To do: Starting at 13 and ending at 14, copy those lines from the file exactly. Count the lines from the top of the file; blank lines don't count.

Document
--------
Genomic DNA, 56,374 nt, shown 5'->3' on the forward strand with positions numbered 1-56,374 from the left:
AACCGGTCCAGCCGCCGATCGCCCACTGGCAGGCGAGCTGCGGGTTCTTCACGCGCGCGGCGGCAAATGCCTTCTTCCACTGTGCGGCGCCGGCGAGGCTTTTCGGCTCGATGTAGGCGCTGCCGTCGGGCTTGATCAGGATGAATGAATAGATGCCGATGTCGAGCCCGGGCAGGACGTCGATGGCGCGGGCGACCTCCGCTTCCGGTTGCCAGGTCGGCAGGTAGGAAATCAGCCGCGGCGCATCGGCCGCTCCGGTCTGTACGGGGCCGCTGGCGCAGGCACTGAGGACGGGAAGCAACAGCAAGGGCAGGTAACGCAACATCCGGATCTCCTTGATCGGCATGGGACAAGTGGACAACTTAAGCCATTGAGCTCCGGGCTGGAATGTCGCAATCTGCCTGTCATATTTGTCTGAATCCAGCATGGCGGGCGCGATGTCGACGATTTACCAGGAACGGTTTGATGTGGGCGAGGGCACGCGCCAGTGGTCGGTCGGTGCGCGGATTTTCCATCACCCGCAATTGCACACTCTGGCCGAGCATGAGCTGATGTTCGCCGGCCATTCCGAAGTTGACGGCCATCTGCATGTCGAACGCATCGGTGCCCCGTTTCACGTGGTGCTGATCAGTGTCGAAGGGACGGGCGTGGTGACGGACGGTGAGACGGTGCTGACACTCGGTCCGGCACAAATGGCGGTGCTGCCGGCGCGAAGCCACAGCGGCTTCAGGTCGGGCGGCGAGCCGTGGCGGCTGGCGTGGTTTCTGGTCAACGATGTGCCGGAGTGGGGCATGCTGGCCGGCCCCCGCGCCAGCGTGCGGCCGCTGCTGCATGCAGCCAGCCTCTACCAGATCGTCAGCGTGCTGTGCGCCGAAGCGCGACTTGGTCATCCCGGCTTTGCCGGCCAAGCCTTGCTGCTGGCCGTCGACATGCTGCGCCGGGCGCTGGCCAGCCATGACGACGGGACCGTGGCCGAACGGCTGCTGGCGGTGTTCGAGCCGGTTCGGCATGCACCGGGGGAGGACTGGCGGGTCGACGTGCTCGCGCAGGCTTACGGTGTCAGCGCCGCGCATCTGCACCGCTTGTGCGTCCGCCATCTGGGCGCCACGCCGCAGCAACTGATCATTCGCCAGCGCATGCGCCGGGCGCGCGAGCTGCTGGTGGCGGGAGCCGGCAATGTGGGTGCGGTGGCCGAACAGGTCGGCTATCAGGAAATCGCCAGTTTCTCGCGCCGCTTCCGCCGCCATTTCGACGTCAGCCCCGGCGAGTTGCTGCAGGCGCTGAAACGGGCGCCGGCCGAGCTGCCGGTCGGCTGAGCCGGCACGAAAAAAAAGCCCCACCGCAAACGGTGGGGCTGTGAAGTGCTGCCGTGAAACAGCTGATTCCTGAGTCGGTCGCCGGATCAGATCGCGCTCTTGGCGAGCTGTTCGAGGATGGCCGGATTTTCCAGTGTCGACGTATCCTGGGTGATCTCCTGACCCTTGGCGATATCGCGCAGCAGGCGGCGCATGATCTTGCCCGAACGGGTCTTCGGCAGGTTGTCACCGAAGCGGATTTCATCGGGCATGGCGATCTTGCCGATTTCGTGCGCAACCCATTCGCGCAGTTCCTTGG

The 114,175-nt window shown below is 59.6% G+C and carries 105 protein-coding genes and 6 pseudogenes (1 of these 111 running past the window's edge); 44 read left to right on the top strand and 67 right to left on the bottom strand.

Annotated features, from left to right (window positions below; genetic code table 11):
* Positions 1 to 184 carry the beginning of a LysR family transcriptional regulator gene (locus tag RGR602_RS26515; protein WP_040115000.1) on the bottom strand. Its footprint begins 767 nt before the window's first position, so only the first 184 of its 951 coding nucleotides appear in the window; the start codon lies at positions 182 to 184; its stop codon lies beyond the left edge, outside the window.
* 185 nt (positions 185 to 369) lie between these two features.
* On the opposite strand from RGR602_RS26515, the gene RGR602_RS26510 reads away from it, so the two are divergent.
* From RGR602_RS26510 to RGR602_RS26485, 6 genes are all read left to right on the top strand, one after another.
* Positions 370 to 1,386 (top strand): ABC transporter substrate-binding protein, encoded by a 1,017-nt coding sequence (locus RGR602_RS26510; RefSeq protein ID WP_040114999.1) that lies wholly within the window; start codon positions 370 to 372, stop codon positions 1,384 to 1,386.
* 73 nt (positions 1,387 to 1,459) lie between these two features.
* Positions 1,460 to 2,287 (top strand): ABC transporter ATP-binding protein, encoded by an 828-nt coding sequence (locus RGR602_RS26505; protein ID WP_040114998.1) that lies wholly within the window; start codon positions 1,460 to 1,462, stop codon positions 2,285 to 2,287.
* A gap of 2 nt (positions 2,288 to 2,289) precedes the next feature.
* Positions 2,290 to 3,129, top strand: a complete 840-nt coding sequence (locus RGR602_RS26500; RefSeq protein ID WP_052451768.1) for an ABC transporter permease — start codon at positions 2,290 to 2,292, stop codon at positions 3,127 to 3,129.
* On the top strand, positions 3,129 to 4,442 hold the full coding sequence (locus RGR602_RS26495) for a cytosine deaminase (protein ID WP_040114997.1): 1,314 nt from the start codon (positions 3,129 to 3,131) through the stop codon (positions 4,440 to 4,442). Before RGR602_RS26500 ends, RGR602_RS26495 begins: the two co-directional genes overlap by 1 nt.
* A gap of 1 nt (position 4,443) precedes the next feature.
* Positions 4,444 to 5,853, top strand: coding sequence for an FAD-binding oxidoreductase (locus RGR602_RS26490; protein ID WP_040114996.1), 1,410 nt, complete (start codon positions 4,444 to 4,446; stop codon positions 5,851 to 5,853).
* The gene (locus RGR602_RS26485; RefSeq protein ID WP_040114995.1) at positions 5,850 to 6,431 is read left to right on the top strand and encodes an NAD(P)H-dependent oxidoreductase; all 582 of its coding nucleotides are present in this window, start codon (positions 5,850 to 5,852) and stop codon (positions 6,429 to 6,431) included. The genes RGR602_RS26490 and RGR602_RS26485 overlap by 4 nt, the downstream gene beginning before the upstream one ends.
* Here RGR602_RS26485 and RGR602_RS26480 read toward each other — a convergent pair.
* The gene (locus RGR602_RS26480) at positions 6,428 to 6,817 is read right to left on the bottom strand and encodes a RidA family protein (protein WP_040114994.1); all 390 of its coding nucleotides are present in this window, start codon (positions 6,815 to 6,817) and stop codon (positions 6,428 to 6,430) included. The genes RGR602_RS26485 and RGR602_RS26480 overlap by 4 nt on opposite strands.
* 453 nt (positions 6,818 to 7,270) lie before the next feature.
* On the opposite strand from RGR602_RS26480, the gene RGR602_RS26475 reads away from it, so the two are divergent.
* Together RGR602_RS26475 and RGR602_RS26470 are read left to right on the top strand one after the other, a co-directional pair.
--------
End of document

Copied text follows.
* Positions 2,290 to 3,129, top strand: a complete 840-nt coding sequence (locus RGR602_RS26500; RefSeq protein ID WP_052451768.1) for an ABC transporter permease — start codon at positions 2,290 to 2,292, stop codon at positions 3,127 to 3,129.
* On the top strand, positions 3,129 to 4,442 hold the full coding sequence (locus RGR602_RS26495) for a cytosine deaminase (protein ID WP_040114997.1): 1,314 nt from the start codon (positions 3,129 to 3,131) through the stop codon (positions 4,440 to 4,442). Before RGR602_RS26500 ends, RGR602_RS26495 begins: the two co-directional genes overlap by 1 nt.